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Out with the Old

UP photo graphic by Cade Smith
UP photo graphic by Cade Smith

Everyone remembers their first car. They either buy it themselves or someone buys it for them. For most, in Texas anyway, it would be some sort of truck with lifted tires and an obnoxious sounding engine that could be heard from miles away. For me, well, it was a 2001 Saturn L200.

I got my car back in the Summer of 2017, just before I came to Lamar for Summer I classes. I remember when I first laid my eyes on it. It was black with a small red outline on the doors and had more then 275,000 miles on it, which was a bit steep for an older car.

Most people would think to themselves, “Why in the world would you drive a car that, for one, is a Saturn, and also has more than 250,000 miles on it?”

Well, I have the perfect answer to that. My parents got it for me because they felt that I needed a vehicle to get around campus and to go places without a friend having to take me, and for them to not have to drive more than 400 miles to come get me for holidays or during breaks.

I loved that car, despite constantly complaining about it to people around campus. It did the job of getting me around, and for me to visit family and friends when I wanted to. However, all good things must come to an end.

My Saturn started needing a lot more repairs in the last year, but the one issue that didn’t seem to be fixed was that my running lights would stay on after I would kill the engine. I would have to disconnect my battery every time I parked for long periods of time. As soon as I figured that it wasn’t worth the money to keep fixing it, I decided to stop investing money into fixing the issue.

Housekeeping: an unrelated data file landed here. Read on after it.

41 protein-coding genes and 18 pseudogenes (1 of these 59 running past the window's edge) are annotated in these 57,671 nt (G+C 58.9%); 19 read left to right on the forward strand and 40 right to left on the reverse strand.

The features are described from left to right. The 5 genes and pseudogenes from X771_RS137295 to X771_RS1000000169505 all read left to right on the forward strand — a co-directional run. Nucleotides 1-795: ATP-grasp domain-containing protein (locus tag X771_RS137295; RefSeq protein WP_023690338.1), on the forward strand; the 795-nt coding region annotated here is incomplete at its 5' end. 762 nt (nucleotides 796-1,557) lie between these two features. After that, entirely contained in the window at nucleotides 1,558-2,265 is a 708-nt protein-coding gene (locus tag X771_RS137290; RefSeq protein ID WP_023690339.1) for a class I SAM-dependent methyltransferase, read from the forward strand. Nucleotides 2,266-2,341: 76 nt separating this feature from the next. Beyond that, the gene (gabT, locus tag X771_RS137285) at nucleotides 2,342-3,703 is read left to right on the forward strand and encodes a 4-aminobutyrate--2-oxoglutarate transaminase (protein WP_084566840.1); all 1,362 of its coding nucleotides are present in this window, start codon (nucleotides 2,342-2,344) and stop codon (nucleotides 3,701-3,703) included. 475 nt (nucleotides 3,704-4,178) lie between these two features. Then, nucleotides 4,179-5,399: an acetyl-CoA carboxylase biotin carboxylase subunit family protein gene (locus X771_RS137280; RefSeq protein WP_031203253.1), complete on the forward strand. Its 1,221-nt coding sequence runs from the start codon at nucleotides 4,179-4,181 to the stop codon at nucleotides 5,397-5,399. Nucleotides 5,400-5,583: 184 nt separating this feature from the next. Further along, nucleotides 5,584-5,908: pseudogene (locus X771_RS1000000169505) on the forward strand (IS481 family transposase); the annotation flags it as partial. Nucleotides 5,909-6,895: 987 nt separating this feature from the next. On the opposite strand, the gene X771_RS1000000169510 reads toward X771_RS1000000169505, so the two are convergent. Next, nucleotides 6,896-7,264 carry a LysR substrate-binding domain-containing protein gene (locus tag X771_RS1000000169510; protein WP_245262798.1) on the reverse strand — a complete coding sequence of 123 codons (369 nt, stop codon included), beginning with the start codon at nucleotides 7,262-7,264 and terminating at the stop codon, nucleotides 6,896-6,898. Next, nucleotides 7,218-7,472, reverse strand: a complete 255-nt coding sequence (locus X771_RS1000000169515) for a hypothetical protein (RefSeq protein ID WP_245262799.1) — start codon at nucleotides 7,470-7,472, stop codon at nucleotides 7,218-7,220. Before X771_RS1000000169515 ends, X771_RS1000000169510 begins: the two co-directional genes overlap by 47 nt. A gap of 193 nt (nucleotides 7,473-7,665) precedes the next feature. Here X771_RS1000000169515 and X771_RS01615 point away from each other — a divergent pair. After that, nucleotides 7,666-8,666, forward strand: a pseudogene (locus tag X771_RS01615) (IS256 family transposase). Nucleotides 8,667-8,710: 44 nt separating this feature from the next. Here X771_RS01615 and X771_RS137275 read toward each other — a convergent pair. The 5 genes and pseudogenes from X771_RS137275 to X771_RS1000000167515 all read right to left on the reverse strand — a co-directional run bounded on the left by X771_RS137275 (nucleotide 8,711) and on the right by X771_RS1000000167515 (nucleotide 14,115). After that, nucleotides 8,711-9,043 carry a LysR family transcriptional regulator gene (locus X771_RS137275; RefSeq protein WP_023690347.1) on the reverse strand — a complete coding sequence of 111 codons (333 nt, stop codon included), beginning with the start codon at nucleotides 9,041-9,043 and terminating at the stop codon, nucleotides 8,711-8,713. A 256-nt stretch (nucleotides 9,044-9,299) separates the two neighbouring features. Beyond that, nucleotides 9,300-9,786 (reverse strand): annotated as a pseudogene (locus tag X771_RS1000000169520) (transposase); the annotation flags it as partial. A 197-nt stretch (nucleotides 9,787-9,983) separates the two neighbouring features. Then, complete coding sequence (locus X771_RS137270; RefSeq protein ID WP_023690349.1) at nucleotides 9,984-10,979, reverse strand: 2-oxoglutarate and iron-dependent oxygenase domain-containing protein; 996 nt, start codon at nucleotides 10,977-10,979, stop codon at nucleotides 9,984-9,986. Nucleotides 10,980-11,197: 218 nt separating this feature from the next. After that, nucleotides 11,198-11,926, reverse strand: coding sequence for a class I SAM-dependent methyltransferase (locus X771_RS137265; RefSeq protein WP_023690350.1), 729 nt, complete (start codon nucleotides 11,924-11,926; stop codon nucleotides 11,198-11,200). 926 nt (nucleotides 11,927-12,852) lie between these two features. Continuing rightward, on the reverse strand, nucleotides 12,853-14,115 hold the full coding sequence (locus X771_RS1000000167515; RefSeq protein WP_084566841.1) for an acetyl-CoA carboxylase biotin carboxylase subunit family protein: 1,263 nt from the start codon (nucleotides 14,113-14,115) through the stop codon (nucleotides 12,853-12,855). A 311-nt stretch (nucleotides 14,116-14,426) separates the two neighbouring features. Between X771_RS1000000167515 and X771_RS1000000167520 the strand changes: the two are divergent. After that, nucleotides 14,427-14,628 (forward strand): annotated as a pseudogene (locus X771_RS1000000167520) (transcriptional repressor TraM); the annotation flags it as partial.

My little brother knew of the problem, and the hardships I had faced dealing with the car, and decided to give me his 2002 Ford Mustang V6 since he had just bought a new car.

I was excited as I have always wanted a Mustang to drive around on the open highway. I couldn’t wait until the upcoming spring break to pick it up — apparently, life couldn’t wait either.

My car reached its final leg on Feb. 29. The day started out like any normal day with my girlfriend and me going on our usual errands of the weekend, going down I-10 towards Parkdale Mall. Suddenly, my back passenger tire shredded and I had to pull over. I knew immediately that I would have to get a new tire, but I was glad that my girlfriend and I were safe.

We waited for two hours on the side of the highway for the tow company to take us to Discount Tire. When it was replaced, we got into my car and I noticed that Discount Tire had connected the battery back and we headed to our original destination.

Things got worse. When we were a mile away from the mall exit, my hood flew up and busted my front windshield, forcing me to the side of the road once again. I was in tears and scared for my life.

The tears didn’t last long as my friend Tim Cohrs came to the rescue. I managed to pull into the parking lot of Target where I called my dad so I could get a Greyhound ticket to Dallas to pick up the Mustang because I needed a car to get around and enjoy spring break.

A few hours later I was on the bus. The ride back home was nerve-wracking as there were many people who were either intoxicated or high.

The next day I was in possession of a brand new (to me, anyway) Mustang and heading back to Beaumont.

I can honestly say that it was the most fun six-hour drive because I enjoyed listening to the sound of the car speed up and not being able to feel it speed. I knew that everything was going to be OK.

The lesson I learned that Leap Day was that plans can change suddenly, but in the end, sometimes things can work in your favor. Life is a funny thing. 

Category: Opinion